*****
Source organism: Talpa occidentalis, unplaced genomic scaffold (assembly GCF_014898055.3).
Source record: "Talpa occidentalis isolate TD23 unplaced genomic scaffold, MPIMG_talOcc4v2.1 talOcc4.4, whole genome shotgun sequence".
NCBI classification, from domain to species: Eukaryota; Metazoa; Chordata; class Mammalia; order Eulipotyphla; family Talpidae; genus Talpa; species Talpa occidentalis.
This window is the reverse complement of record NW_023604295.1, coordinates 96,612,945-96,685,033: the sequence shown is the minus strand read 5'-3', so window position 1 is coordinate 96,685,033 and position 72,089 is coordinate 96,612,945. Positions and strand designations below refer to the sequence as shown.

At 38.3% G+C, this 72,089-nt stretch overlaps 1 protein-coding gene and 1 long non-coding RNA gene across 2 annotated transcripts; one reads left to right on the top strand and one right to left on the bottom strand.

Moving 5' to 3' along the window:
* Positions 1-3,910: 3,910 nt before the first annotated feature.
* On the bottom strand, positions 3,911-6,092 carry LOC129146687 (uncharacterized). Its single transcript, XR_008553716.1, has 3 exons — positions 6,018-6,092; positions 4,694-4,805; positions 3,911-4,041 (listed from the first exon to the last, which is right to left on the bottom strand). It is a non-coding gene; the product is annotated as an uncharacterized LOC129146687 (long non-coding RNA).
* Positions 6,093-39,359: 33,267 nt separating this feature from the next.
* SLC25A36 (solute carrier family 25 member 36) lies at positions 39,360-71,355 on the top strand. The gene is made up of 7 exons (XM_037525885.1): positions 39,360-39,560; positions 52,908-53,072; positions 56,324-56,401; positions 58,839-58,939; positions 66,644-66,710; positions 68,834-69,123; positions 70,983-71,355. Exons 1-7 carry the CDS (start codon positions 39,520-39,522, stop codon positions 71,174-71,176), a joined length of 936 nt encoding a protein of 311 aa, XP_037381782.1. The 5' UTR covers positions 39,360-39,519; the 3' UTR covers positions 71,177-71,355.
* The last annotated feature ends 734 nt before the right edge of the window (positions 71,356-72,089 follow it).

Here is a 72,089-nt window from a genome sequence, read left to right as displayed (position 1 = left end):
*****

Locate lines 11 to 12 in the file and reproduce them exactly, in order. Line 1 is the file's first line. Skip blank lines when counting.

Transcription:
* The last annotated feature ends 734 nt before the right edge of the window (positions 71,356-72,089 follow it).

Here is a 72,089-nt window from a genome sequence, read left to right as displayed (position 1 = left end):